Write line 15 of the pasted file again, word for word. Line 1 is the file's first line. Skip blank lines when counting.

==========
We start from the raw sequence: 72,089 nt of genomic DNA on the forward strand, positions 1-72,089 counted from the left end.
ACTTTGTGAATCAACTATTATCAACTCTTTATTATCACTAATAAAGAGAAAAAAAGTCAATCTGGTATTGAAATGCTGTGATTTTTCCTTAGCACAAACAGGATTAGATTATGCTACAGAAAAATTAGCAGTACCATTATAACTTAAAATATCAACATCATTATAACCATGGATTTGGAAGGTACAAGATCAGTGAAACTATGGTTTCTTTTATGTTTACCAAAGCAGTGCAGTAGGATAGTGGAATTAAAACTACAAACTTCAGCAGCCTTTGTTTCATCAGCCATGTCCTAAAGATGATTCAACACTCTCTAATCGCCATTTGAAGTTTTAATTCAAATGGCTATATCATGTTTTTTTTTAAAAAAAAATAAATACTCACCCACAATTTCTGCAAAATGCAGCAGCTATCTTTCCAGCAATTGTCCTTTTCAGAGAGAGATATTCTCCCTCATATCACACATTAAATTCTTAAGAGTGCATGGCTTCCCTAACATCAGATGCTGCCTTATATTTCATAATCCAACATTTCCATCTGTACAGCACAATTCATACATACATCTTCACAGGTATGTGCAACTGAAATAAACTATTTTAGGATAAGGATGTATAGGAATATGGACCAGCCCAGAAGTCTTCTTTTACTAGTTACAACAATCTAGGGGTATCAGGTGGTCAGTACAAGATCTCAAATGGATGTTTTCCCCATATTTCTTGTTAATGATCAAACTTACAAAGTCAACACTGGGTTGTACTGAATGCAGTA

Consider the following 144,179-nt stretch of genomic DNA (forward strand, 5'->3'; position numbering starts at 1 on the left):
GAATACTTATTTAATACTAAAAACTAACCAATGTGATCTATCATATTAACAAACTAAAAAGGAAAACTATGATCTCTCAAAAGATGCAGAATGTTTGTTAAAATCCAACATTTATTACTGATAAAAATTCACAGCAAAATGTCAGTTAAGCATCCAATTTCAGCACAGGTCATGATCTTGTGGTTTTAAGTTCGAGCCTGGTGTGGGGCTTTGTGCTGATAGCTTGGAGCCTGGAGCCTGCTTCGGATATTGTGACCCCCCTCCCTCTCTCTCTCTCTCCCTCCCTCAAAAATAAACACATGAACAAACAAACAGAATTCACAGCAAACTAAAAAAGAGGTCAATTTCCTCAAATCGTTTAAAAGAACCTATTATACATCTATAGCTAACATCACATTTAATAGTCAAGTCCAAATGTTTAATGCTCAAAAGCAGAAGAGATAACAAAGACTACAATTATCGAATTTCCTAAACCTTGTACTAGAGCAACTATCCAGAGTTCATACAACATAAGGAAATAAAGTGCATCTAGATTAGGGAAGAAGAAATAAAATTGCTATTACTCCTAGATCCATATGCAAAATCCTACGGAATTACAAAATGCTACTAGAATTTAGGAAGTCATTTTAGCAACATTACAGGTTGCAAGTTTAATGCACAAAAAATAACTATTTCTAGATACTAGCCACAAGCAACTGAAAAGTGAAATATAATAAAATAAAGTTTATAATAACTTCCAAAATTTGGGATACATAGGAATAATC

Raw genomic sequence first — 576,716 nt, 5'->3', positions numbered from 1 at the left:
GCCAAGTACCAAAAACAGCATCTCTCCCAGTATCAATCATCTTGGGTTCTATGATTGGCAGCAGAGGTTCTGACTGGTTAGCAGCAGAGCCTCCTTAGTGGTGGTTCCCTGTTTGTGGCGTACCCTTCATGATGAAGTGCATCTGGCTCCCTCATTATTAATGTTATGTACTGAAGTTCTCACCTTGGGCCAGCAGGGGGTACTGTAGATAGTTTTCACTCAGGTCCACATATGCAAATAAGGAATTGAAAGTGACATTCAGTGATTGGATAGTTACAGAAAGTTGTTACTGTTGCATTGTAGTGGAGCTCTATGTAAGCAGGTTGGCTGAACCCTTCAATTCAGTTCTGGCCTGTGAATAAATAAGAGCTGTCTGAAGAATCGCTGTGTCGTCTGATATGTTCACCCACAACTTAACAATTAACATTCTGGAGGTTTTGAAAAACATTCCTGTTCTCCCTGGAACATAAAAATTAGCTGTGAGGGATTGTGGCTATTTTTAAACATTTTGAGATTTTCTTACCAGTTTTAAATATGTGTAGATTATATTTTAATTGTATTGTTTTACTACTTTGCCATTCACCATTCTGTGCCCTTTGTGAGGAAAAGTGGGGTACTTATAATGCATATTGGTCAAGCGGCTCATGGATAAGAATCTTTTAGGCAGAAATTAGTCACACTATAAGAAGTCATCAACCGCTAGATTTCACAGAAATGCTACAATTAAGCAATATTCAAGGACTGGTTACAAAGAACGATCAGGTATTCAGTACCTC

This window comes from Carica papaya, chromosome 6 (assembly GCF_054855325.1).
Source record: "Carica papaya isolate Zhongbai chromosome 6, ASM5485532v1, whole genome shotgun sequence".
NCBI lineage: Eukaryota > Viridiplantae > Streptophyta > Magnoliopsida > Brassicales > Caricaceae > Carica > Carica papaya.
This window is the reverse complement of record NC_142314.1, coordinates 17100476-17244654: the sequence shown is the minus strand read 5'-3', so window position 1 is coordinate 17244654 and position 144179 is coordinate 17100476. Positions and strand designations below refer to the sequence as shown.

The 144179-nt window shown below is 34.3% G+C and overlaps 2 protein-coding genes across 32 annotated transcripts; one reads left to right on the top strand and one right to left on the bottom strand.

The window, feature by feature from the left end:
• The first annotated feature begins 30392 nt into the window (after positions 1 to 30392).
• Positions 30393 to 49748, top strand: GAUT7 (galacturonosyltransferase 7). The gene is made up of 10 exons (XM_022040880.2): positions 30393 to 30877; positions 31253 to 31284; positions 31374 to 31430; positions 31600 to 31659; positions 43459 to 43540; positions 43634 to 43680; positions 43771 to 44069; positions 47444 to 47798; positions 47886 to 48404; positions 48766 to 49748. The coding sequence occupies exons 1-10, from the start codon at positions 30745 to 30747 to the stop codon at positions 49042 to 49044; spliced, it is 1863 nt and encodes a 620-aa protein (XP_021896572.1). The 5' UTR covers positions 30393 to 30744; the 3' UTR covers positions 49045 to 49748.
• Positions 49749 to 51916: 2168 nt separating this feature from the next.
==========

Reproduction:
• Positions 49749 to 51916: 2168 nt separating this feature from the next.